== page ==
H-1B cap season begins April 1

18 Dec 15

UNITED STATES

In anticipation of another busy H-1B cap season, employers are encouraged to begin preparing now to ensure that their H-1B petitions are completed well in advance of the first day of filing season. April 1, 2016 is the first day that U.S. Citizenship and Immigration Services will begin accepting H-1B cap-subject petitions for employees hoping to start work Oct. 1, 2016.

The annual H-1B cap of 65,000 remains in place for undergraduate-degree holders, with an additional 20,000 for individuals holding advanced degrees from U.S. educational institutions. Given the improving economy and strong demand for H-1B high-skilled foreign workers in the last three consecutive years (233,000 petitions were filed last year), the number of H-1B petitions will certainly exceed the caps in the first week of filing, which would require USCIS to conduct a random lottery selection from petitions received in the first week. With early planning, employers can keep their cases on schedule, ensure that they have enough time to address any unexpected issues and feel confident that their petitions will be ready for filing by the end of March.

Employers can take the following five steps now to lay the groundwork for a smooth H-1B cap season:

  1. Identify H-1B cap candidates

Employers should assess their workforce needs and identify H-1B cap-subject candidates. H-1B visas are appropriate for foreign workers in specialty occupations that require at least a bachelor’s degree or the equivalent. The numerical cap applies to foreign workers who are seeking new H-1B status, such as newly graduating foreign students in the U.S. or overseas workers who are seeking to start work in H-1B status. The cap does not affect individuals who were counted against the cap during the previous six years or those seeking to extend their H-1B status or change employers.

  1. Finalize job offers

Employers should work with their recruiters to finalize job offers for H-1B employees planning to start work Oct. 1, 2016. Employers should pay special attention to candidates in the U.S. whose current visa status is due to expire, such as students in F-1/Optional Practical Training status, intracompany transferees on L-1B visas, Australian nationals on E-3 visas, and Canadian and Mexican NAFTA professionals on TN visas.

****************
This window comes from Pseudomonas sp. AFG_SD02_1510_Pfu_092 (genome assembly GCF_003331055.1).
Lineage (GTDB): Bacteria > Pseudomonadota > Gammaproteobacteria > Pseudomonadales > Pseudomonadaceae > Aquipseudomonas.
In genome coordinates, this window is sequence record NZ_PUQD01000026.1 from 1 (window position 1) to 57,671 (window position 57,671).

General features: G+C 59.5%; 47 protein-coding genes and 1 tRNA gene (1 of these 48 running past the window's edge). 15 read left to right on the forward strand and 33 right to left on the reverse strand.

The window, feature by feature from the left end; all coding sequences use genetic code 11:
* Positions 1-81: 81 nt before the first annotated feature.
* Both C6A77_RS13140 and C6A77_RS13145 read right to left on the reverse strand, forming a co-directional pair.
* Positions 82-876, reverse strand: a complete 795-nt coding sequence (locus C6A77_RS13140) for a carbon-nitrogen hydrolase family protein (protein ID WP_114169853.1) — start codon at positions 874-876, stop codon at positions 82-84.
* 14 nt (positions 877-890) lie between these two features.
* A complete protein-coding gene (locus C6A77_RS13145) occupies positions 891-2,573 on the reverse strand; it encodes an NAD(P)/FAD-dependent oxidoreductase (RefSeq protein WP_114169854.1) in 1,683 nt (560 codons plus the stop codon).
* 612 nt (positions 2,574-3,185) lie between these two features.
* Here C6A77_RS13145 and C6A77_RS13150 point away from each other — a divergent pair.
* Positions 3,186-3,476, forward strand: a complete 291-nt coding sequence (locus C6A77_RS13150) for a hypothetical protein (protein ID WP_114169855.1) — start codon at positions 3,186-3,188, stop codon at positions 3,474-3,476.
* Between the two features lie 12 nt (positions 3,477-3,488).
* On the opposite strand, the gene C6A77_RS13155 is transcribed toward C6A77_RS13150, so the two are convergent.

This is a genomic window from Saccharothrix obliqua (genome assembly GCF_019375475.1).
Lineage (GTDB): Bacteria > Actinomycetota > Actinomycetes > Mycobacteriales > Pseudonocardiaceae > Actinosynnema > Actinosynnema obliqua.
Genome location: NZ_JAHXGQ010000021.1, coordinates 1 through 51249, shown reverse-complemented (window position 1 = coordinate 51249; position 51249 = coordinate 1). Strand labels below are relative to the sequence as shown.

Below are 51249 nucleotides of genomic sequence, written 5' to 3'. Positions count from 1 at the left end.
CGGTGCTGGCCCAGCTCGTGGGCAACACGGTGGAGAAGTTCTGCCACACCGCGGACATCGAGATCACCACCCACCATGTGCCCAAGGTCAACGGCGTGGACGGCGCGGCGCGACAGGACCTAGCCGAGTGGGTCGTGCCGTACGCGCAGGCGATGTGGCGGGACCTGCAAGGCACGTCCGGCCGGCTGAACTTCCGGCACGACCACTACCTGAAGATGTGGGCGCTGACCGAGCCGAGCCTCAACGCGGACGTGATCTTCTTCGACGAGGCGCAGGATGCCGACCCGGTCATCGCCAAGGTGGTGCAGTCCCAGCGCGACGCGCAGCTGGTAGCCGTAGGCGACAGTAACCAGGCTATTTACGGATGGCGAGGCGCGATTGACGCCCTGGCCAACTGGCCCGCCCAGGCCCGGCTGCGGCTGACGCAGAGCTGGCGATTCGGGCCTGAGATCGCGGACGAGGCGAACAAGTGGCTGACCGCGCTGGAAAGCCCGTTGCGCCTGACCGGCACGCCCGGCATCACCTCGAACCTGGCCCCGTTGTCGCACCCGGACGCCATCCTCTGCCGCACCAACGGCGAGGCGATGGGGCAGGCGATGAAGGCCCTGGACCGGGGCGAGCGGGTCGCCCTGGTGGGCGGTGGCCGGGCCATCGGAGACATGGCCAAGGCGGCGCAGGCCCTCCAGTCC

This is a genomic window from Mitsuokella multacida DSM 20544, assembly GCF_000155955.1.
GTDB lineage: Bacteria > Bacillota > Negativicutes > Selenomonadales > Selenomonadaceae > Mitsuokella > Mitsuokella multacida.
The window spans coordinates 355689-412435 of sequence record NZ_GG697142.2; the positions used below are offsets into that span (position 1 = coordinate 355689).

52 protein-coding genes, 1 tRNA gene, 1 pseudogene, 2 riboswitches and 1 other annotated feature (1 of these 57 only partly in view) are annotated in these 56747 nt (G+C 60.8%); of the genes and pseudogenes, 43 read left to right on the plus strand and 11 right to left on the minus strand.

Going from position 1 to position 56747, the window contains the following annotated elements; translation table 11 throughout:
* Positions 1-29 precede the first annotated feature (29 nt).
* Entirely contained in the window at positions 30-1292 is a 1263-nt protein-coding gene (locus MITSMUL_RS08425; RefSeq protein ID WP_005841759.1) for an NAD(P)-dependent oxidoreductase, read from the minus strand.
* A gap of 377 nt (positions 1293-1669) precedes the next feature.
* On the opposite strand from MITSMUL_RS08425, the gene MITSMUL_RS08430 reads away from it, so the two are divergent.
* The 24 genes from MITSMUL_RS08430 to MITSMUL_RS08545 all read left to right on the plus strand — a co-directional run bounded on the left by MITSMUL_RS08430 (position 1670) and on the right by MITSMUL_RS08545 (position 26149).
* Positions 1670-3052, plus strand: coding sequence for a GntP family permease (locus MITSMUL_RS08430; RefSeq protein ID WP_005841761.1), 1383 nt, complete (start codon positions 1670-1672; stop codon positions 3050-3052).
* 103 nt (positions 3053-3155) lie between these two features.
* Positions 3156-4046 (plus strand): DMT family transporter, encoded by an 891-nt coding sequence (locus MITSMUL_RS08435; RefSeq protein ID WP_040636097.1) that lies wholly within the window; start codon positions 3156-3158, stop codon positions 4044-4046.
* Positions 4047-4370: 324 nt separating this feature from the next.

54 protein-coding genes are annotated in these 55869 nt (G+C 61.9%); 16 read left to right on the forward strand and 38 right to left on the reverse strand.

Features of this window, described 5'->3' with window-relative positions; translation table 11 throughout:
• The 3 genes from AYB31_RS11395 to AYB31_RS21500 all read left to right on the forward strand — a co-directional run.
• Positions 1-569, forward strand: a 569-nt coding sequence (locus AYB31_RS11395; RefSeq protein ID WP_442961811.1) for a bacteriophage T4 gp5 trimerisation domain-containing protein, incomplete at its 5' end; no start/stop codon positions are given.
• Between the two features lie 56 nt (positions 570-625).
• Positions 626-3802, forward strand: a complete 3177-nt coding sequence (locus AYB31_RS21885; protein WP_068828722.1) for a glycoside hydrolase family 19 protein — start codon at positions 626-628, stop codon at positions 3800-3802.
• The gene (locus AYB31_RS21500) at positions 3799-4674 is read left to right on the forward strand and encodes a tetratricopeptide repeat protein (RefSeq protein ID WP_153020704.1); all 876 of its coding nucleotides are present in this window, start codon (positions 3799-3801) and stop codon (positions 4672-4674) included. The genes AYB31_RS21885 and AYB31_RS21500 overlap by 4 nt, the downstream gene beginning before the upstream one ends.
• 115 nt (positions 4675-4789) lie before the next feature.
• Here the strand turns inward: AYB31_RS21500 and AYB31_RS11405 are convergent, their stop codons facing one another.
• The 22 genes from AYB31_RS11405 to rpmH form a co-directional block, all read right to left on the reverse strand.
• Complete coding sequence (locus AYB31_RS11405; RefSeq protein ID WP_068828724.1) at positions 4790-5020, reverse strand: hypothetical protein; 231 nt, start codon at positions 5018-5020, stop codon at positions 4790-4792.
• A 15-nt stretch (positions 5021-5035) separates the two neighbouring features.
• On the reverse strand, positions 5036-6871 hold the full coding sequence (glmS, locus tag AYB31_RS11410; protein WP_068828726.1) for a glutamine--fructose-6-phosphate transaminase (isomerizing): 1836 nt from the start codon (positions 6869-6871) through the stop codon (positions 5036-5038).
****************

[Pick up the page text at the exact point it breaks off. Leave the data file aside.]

1. Send job descriptions

Before filing an H-1B petition, employers must first submit a Labor Condition Application (LCA) to the Department of Labor declaring that it will pay the H-1B employee at least the prevailing wage for the occupation and geographic area where he or she will work. The prevailing wage is based on the minimum education and experience required for the position.

The Labor Department normally takes seven days to certify an LCA, but delays often occur if a prospective H-1B employee’s salary is lower than the prevailing wage. To reduce this risk of delay, employers should send descriptions of the prospective H-1B employee’s position, including job duties and the position’s minimum requirements, to their BAL attorney as soon as they are complete. This will allow the attorney to flag any issues early enough to seek an alternate wage survey, if possible, and keep the filing schedule on track.

  1. Collect foreign transcripts 

Employers and individuals should not leave document collection and preparation to the last minute. In particular, foreign academic transcripts, certificates, and other educational documents are among the most time-consuming to prepare, because official versions must be obtained, translated and evaluated to show that the candidate has earned the equivalent of at least a U.S. bachelor’s degree. In addition, prospective H-1B candidates who do not have a formal degree must gather and provide evidence of sufficient years of experience so that an official educational equivalency document may be prepared.

  1. Explore alternatives 

If the upcoming cap season resembles recent years, more than half of H-1B cap petitions will not be successful. Last year, USCIS received nearly 233,000 H-1B petitions for the 85,000 visas available. Employers are encouraged to explore potential alternatives to the H-1B category with their BAL attorney early in the season. Planning well in advance gives employers sufficient time to pursue other avenues, such as other visa categories, for workers who do not obtain an H-1B visa. After the close of this cap season, employers must wait until April 2017 to file H-1B cap petitions again.

BAL Analysis: Employers and employees can improve their chances of a successful filing season and avoid the last-minute rush by starting now and submitting all supporting documentation to their BAL teams as soon as possible.

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